7 NPS: Hydromodification Hydrologic modification: – The alteration of the natural circulation or distribution of water by the placement of structures or other activities Bear Creek, Blackfoot River, Montana Before During After

8 NPS: Hydromodification Alteration of the hydrologic characteristics of coastal and noncoastal waters, which in turn could cause degradation of water resources Undersized and perched culvert on McCabe Creek before restoration Open bottom box culvert on McCabe Creek after restoration

9 Example of Hydromodification Streambed scouring and bank erosion resulting from storm surges within urbanized watersheds

10 NPS: Sediment Total suspended solids (TSS), i.e., sediment is major NPS pollution of concern

11 NPS: Phosphorus Major nutrient leading to water pollution Leads to low dissolved oxygen from excessive plant growth Binds to soil particles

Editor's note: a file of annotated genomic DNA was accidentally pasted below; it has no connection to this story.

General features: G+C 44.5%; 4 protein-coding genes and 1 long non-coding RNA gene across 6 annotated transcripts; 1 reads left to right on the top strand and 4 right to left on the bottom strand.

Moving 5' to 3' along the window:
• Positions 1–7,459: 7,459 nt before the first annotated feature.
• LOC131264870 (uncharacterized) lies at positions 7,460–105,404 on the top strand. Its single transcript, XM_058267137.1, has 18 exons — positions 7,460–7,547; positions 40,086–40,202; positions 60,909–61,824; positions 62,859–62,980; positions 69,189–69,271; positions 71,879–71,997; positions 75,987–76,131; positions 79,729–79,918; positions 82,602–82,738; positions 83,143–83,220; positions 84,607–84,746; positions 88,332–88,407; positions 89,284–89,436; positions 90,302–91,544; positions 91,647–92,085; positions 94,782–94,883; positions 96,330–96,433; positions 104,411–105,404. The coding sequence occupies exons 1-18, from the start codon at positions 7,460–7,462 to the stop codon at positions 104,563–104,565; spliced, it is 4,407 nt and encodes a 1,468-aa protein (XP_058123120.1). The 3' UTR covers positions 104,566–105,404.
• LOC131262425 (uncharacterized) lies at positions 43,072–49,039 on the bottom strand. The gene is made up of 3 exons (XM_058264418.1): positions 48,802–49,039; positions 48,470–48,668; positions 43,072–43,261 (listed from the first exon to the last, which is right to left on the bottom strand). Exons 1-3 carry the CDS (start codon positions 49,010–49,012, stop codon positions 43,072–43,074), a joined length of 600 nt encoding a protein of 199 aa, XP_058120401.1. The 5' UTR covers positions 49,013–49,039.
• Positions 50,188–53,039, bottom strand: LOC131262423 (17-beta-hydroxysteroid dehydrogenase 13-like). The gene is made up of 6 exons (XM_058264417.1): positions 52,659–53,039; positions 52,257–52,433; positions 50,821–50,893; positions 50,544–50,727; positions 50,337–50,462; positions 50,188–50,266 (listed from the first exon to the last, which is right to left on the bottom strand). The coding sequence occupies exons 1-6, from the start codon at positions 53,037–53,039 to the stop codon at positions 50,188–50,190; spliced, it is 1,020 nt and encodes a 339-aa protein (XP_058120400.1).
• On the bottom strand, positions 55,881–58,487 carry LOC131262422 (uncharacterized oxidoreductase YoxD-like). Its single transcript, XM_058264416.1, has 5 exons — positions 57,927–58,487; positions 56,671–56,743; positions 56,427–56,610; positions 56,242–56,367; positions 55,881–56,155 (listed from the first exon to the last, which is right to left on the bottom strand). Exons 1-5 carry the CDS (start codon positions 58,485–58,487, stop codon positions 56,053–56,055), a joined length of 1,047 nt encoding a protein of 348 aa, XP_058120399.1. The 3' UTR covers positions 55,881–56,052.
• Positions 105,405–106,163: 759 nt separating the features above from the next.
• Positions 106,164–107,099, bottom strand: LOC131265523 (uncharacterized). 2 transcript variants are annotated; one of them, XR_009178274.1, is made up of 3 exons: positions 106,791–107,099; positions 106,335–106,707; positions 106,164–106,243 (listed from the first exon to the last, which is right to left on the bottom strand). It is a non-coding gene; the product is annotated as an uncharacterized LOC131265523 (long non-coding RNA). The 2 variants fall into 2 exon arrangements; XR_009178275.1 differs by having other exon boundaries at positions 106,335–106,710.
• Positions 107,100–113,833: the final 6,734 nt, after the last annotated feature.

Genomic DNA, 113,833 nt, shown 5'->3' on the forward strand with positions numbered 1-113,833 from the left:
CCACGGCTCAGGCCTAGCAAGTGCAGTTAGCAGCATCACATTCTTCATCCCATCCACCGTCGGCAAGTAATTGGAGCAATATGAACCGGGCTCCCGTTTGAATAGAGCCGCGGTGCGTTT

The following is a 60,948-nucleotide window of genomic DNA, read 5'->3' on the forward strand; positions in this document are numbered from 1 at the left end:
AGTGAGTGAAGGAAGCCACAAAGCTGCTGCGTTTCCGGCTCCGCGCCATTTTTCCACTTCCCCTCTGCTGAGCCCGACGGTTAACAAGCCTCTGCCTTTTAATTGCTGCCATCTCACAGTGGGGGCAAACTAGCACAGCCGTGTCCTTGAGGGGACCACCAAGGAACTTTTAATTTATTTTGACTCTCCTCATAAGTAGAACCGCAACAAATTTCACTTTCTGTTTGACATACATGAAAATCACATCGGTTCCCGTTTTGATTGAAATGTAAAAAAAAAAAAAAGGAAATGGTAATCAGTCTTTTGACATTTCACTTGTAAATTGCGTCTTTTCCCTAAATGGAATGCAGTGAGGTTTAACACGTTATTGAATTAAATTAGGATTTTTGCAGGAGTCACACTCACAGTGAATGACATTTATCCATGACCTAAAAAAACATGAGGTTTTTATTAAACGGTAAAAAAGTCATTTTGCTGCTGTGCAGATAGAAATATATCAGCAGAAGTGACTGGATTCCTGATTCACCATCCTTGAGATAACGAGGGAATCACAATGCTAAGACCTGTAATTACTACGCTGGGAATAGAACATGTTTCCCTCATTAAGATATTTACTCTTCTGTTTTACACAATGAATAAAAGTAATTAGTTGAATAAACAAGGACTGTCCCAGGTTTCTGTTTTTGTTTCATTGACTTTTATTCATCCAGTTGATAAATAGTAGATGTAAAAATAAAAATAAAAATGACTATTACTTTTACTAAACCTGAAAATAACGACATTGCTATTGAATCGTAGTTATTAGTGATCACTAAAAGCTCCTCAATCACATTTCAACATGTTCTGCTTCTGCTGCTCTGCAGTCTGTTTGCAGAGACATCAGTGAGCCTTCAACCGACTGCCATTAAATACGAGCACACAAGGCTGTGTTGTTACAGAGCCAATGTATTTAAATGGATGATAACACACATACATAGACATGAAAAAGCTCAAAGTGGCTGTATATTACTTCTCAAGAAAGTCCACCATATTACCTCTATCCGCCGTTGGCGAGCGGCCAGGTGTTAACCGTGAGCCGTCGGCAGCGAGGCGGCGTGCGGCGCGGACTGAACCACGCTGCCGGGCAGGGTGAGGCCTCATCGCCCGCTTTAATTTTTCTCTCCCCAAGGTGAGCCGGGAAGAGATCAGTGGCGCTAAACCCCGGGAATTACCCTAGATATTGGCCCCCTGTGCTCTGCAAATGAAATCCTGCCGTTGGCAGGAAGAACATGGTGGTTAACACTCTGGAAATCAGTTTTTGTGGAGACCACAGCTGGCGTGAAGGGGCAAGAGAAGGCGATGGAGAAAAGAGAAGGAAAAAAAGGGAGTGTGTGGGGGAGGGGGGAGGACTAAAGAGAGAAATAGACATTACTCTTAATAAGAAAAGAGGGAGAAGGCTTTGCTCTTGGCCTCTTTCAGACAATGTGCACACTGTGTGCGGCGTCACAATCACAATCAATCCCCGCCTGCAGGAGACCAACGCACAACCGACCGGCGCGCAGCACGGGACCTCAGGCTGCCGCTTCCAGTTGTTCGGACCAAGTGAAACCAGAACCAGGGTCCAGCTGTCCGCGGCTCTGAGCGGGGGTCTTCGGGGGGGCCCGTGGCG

12 NPS: Nitrogen Water soluble Some converted to gaseous forms by microbial action Enters surface and goundwater

13 Underlying Principles of Buffers Vegetation and soil filters sediments Vegetation takes up nutrients which can be removed from portion of site by harvesting timber and forage. Clearfield Creek in PA, stable structure but polluted by mine drainage

14 Streamside Forest as Sediment Filter Sediment settles as speed of surface flow reduced by forest floor Sediment is filtered out as sediment loaded water percolates into porous forest floor

15 Riparian Forest Buffer Forest dominated landscapes –Leave continuous unharvested forest along waterways Agriculture dominated landscapes –Create 3 zone buffer along waterways

16 Riparian Forest Buffer Where to use –Adjacent to permanent or intermittent streams occurring at lower edge of upslope crop land, grassland or pasture, or harvested forest –Margin of lake or ponds

17 Riparian Forest Buffer Where to use –Margin of intermittent or permanently flooded, environmentally sensitive open water wetlands –On karst formations at margins of sinkholes and other groundwater recharge areas A deep sinkhole